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Jeremy Fein


PUBLISHED: December 19, 2011

Jeremy FeinProfessor
Department of Civil & Environmental Engineering & Earth Sciences

As a professor in the Department of Civil Engineering and Geological Sciences and director of the Center for Environmental Science and Technology, Jeremy Fein has long studied the interactions between bacteria, minerals, and heavy metal and radionuclide contaminants in the environment. He is currently conducting experiments focusing on remediation strategies for uranium-contaminated groundwater.

Jeremy Fein ResearchThis transmission electron microscope image shows the unique biomineralization process that occurs as bacteria template the formation of nanoparticulate uranyl-phosphate precipitates within a bacterial cell wall.
The contamination legacies of nuclear weapons and fuel production represent serious problems at a number of sites across the country and the industrialized world. A possible remediation strategy for these sites involves injection of phosphate into contaminated aquifers, immobilizing the uranium by precipitating it as a uranyl phosphate solid. Fein and his students are investigating the effect that bacteria exert on the extent and nature of uranyl phosphate precipitation, finding that bacteria can have a profound impact on the process.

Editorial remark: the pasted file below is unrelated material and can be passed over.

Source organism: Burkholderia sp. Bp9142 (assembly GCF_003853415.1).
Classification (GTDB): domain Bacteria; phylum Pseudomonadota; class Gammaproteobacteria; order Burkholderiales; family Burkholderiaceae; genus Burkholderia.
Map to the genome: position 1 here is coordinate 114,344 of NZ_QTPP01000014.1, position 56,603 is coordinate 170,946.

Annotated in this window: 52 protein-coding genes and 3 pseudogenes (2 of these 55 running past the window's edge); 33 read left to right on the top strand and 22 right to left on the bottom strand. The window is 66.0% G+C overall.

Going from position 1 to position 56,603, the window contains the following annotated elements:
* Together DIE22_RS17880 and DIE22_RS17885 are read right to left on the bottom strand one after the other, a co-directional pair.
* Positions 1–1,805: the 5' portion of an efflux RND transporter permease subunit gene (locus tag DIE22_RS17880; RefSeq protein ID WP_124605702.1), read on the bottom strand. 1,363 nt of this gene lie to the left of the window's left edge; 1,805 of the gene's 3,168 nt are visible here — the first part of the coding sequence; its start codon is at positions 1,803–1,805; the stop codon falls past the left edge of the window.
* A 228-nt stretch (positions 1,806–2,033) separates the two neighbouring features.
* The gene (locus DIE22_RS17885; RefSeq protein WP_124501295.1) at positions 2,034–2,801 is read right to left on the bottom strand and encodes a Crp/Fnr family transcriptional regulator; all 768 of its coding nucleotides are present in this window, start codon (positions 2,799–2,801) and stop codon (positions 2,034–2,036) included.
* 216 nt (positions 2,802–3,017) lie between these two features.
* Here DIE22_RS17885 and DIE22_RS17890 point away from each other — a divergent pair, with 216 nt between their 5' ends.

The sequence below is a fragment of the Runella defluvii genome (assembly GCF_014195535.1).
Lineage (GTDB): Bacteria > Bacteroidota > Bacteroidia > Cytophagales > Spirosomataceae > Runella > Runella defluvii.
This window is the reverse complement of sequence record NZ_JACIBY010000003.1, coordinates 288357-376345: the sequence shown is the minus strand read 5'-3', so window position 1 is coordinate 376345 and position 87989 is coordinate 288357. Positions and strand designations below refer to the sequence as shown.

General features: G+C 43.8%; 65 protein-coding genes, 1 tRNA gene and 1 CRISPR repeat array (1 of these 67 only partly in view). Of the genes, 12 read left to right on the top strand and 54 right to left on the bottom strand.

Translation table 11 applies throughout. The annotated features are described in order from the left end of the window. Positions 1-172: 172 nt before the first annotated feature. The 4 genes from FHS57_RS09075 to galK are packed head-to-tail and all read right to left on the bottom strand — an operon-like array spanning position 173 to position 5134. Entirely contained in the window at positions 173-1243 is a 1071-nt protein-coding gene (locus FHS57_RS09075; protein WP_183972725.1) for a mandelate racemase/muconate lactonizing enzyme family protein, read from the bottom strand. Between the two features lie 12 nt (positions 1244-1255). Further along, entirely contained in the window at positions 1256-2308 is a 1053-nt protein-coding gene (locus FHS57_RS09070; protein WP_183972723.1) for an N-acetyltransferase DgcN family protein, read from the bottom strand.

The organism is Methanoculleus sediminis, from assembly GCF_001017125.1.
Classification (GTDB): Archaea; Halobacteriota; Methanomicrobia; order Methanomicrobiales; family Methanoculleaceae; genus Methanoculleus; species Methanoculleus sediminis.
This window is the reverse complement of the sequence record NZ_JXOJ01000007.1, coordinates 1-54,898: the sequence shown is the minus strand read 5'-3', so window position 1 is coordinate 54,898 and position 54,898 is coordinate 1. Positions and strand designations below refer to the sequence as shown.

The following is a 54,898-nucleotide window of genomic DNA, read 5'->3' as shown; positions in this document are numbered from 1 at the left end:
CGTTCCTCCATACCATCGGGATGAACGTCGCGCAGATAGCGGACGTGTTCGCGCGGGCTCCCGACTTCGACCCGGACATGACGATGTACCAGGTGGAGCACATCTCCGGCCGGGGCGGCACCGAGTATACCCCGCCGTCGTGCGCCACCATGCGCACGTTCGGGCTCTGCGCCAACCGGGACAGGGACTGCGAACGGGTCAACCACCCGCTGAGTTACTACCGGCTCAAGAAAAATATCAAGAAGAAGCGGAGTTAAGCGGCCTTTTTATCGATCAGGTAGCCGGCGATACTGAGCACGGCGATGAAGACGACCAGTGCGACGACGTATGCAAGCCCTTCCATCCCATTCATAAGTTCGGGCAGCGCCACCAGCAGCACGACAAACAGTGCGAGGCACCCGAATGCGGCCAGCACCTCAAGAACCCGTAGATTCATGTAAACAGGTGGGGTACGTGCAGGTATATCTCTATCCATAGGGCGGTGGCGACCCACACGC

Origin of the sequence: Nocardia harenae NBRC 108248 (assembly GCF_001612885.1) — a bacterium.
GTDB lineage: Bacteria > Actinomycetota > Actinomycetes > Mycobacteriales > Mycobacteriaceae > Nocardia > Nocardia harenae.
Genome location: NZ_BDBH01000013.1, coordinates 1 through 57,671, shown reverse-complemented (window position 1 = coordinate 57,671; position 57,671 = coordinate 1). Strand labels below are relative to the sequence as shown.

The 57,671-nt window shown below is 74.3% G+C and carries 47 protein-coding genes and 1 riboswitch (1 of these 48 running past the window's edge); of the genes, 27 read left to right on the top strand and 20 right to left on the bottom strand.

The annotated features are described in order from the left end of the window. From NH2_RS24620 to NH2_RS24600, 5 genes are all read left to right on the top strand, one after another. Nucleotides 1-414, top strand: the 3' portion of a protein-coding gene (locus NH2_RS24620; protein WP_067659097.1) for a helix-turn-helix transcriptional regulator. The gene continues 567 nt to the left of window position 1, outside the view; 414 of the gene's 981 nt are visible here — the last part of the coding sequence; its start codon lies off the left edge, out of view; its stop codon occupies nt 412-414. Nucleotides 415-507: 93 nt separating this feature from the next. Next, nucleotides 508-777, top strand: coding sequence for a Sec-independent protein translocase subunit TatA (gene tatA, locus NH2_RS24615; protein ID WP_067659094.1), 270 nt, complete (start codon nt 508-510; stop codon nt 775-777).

Specifically, bacteria can cause the uranyl phosphate to precipitate as nanoparticles within the bacterial cell wall, and these nanoparticles can enhance uranium mobility not only because they have a higher solubility than abiotic uranyl phosphate precipitates, but also because these nanoparticles, due to their size, can be just as mobile in the environment as dissolved uranium. The results of Fein’s work suggest that subsurface bacteria and their effects on uranyl phosphate formation must be accounted for in order to accurately model the mobility of uranium in these phosphate-amended contaminated groundwater systems.